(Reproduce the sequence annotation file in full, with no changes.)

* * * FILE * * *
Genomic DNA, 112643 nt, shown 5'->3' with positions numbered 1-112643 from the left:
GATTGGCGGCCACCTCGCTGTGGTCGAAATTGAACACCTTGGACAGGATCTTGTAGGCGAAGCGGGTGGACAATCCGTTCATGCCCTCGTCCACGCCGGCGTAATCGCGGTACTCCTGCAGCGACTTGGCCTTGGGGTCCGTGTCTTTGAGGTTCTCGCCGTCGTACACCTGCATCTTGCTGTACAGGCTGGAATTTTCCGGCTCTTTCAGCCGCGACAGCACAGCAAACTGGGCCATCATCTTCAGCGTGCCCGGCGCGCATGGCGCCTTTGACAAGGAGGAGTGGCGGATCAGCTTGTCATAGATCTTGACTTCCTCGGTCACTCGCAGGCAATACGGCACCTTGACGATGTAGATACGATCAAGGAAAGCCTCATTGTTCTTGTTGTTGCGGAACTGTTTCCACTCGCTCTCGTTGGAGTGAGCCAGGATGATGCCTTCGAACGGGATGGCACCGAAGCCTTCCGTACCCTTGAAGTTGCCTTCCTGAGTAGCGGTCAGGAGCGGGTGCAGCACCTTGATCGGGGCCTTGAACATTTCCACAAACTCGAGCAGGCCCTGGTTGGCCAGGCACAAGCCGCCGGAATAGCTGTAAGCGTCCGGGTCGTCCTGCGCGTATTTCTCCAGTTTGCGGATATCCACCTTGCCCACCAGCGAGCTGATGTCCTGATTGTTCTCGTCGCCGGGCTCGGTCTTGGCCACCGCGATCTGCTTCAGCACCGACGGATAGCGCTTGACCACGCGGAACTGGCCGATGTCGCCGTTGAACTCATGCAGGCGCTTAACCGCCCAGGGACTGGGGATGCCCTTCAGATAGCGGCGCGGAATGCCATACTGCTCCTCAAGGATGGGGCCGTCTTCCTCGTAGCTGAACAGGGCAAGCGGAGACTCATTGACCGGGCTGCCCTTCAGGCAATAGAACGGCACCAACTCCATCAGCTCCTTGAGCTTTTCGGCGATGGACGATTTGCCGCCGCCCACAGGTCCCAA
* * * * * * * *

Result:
Genomic DNA, 112643 nt, shown 5'->3' with positions numbered 1-112643 from the left:
GATTGGCGGCCACCTCGCTGTGGTCGAAATTGAACACCTTGGACAGGATCTTGTAGGCGAAGCGGGTGGACAATCCGTTCATGCCCTCGTCCACGCCGGCGTAATCGCGGTACTCCTGCAGCGACTTGGCCTTGGGGTCCGTGTCTTTGAGGTTCTCGCCGTCGTACACCTGCATCTTGCTGTACAGGCTGGAATTTTCCGGCTCTTTCAGCCGCGACAGCACAGCAAACTGGGCCATCATCTTCAGCGTGCCCGGCGCGCATGGCGCCTTTGACAAGGAGGAGTGGCGGATCAGCTTGTCATAGATCTTGACTTCCTCGGTCACTCGCAGGCAATACGGCACCTTGACGATGTAGATACGATCAAGGAAAGCCTCATTGTTCTTGTTGTTGCGGAACTGTTTCCACTCGCTCTCGTTGGAGTGAGCCAGGATGATGCCTTCGAACGGGATGGCACCGAAGCCTTCCGTACCCTTGAAGTTGCCTTCCTGAGTAGCGGTCAGGAGCGGGTGCAGCACCTTGATCGGGGCCTTGAACATTTCCACAAACTCGAGCAGGCCCTGGTTGGCCAGGCACAAGCCGCCGGAATAGCTGTAAGCGTCCGGGTCGTCCTGCGCGTATTTCTCCAGTTTGCGGATATCCACCTTGCCCACCAGCGAGCTGATGTCCTGATTGTTCTCGTCGCCGGGCTCGGTCTTGGCCACCGCGATCTGCTTCAGCACCGACGGATAGCGCTTGACCACGCGGAACTGGCCGATGTCGCCGTTGAACTCATGCAGGCGCTTAACCGCCCAGGGACTGGGGATGCCCTTCAGATAGCGGCGCGGAATGCCATACTGCTCCTCAAGGATGGGGCCGTCTTCCTCGTAGCTGAACAGGGCAAGCGGAGACTCATTGACCGGGCTGCCCTTCAGGCAATAGAACGGCACCAACTCCATCAGCTCCTTGAGCTTTTCGGCGATGGACGATTTGCCGCCGCCCACAGGTCCCAA